Gay Marriage

Polls Show More and More Support for Gay Marriage. Will GOP Candidates Let It Go?

Rand Paul continues trying to thread the needle with "private contract" argument.

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An NBC/Wall Street Journal poll has support for gay marriage recognition in the United States at its highest point yet, with 59 percent giving the thumbs up. Support for gay marriage has nearly doubled over the course of just a decade:

Wall Street Journal

 

So the big remaining unknown about gay marriage will be how prospective Republican candidates are going to be dealing with it during the primaries. The Wall Street Journal notes that the core of the Republican Party is still reluctant to embrace the change:

However, the issue still poses some risk to GOP candidates facing a spirited presidential primary. Among core Republican voters — the party's most committed followers — opposition is far stronger, with only 29% saying they support gay marriage.

When Republican primary voters were asked in the new survey how their view of candidates would be affected by support for gay marriage, 50% said it would make them less favorable to candidates, 19% said it would make them more favorable.

Those Republican poll numbers contrast with a previous poll that showed a slight majority of Republicans in early primary states found opposition to gay marriage to be "unacceptable" in a candidate. Washington Post writer Aaron Blake may have been right after all when he worried that the wording of the questions in the previous poll was too confusing.

A few days ago Sen. Rand Paul was interviewed by Fox News and asked to explain his position on gay marriage. He stuck to his guns that he personally thinks marriage should be between a man and a women but the entire fight could be avoided or dealt with by allowing for contracts between adults:

He said the idea of gay marriage "offends" him and some others, so you can guess which part of his response ended up in headlines. But notice something interesting in this coverage of Paul's comments over at gay magazine The Advocate: It engages with Paul's libertarian leanings and his idea of marriage as a private contract. I've noticed in a couple of other gay (nonlibertarian) blogs as well that actually address the full concept of what Paul is proposing, not just his personal opposition to gay marriage.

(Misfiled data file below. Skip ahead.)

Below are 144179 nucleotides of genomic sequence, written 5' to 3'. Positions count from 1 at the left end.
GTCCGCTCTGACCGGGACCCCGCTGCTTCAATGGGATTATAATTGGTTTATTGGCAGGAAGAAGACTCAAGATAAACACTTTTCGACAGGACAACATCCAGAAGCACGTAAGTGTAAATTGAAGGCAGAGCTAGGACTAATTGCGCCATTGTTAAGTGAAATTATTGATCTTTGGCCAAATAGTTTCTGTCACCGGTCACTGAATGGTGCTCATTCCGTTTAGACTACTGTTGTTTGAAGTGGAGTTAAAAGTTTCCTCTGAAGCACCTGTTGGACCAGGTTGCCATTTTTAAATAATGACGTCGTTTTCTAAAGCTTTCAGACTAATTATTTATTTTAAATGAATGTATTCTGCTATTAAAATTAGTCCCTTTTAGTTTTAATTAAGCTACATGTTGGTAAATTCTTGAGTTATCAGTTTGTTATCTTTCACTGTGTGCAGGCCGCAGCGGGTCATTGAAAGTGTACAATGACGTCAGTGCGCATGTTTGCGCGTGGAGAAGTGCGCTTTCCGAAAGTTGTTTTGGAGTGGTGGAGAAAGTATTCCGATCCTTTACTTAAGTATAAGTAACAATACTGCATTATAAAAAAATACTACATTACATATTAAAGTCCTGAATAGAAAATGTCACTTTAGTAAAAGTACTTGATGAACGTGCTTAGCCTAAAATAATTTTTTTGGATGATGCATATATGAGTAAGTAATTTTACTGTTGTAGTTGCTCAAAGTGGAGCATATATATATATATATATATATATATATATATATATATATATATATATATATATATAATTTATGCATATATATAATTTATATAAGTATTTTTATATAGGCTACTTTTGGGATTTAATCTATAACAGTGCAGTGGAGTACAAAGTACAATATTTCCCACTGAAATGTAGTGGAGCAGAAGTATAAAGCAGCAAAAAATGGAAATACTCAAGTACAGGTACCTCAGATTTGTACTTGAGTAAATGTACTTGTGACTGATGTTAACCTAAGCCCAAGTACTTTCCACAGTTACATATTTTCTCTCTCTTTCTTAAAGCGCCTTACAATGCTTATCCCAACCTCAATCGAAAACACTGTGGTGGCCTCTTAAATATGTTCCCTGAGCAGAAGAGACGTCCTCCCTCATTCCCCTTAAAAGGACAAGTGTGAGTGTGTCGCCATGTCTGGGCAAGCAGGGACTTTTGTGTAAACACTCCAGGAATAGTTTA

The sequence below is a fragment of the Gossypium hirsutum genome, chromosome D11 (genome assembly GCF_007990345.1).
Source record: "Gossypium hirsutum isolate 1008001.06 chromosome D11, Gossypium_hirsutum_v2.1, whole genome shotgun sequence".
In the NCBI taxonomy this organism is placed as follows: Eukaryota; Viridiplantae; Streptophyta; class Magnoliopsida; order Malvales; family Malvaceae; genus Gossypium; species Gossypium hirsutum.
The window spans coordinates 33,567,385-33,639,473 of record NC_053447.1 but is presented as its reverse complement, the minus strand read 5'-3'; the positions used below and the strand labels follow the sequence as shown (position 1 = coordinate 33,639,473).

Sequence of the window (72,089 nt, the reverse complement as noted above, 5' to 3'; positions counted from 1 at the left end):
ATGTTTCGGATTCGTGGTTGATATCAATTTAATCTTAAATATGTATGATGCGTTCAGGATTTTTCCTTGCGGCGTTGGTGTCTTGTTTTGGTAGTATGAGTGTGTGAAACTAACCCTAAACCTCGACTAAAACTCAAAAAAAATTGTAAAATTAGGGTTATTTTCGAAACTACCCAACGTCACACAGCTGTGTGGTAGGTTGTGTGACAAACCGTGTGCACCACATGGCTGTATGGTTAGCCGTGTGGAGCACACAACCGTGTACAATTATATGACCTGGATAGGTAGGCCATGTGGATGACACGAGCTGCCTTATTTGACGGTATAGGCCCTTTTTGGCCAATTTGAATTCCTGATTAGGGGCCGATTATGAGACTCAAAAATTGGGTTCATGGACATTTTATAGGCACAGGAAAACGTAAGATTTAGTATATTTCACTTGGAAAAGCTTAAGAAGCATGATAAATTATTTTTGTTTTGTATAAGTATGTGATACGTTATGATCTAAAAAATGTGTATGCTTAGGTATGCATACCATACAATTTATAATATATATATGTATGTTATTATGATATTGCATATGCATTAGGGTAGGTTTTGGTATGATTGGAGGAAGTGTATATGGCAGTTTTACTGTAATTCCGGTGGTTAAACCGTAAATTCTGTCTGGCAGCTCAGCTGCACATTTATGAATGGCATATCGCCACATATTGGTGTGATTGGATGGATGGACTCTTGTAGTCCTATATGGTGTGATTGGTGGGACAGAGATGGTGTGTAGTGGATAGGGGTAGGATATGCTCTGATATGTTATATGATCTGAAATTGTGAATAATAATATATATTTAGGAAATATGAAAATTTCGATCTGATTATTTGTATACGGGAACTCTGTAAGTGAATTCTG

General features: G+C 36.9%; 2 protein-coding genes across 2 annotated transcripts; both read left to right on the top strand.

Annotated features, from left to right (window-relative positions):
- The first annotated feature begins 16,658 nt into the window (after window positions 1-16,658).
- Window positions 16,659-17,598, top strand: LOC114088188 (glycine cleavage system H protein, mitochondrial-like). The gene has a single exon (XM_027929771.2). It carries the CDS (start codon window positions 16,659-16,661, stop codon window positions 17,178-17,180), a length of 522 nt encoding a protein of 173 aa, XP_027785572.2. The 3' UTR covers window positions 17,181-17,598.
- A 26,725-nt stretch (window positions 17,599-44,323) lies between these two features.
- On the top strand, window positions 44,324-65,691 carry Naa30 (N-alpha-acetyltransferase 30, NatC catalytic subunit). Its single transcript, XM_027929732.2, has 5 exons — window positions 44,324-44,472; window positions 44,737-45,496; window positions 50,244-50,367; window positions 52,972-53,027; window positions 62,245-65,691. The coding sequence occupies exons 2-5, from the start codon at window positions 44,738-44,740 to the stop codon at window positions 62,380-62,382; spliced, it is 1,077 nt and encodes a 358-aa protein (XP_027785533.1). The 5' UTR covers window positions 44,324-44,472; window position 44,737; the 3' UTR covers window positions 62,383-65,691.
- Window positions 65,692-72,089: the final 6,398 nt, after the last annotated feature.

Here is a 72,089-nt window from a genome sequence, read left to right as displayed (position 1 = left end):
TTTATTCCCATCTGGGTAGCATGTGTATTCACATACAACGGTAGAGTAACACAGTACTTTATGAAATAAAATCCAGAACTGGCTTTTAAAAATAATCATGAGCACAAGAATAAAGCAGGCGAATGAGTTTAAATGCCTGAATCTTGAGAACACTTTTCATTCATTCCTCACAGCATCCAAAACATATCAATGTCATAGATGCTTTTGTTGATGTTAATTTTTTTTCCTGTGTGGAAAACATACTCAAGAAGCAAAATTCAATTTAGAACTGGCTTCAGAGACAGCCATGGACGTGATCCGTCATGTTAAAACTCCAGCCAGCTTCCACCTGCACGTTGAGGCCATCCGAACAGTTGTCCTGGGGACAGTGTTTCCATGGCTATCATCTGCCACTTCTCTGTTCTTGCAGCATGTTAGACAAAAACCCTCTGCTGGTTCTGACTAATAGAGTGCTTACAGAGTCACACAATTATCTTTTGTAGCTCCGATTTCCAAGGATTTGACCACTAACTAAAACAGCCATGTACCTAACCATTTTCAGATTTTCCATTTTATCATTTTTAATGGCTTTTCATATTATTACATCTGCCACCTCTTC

Is this significant? Typically Paul is lumped in with other conservatives by liberal or progressive gay marriage supporters, the nuances of Paul's positioning lost. But that's not quite what's happening this time, headlines aside. This isn't like the time the Human Rights Campaign completely mischaracterized his support for "traditional" marriage as support for a constitutional amendment against same-sex marriage recognition. The Advocate even points out that libertarians are typically much more supportive of gay marriage than Paul is showing in his interviews. I am used to seeing the "Libertarians are just Republicans who want to smoke pot," refrain in gay blogs and deep suspicion that the "get government out of marriage" private contract argument is cover for some attempt to create a "separate but equal" segregation system with marriage that isn't really equal at all.  

It may well be a reflection that gay marriage is winning as an issue that everybody is paying closer attention to the complexities on the positions of those on the right. With the signaling from the Supreme Court suggesting that the fight may be over—as a legal matter, anyway—by the end of June, we may see more interest in how each Republican candidate deals with this new reality, not just by libertarians and Republicans interested in influencing the outcomes of the primaries, but by progressives and Democrats looking at who they'll be facing in 2016. Paul's policy position (as abstract as it is) may seem a lot less hostile to same-sex couples than Sen. Ted Cruz's proposed constitutional amendment to keep marriage a state issue. As such, arguments against whoever lands the GOP nomination that are targeting gay voters (or voters who are very supportive of gay issues) may need adjustments depending on who it is.

Oh, and note that Paul didn't go the federalism route with his response that states should decide for themselves, which he had argued before was a way for more conservative states to avoid recognition. That has become Cruz's position.

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  1. If so many people support it, why then does anyone have to go to court to get it? Let the elections and popular preferences run their course. Other than the overwhelming fear that some city or some town somewhere might not act on the most important civil rights issue facing America since slavery, there seems to be no reason to rape the equal protection clause because you can apparently get what you want via elections.

    1. Loving was decided when opposition to interracial marriage was greater than opposition to gay marriage is today. There is enough democratic cover to give SCOTUS the go-ahead to rule in what is obviously the way required by the equal protection clause. I don’t see how this is a novel twist on it.

      1. John’s point.

        Tony’s head.

        1. What a non-comment.

      2. It’s always amusing hearing someone who generally doesn’t give a rat’s ass about the constitution, appeal to it’s authority when their particular ox is gored.

        1. So you care more about the constitution yet don’t see how equal protection applies? Or what? I like many aspects of the constitution. It’s far from perfect and could use an overhaul, but equal protections seems like a pretty enlightened idea.

          1. Tony, learn some logic.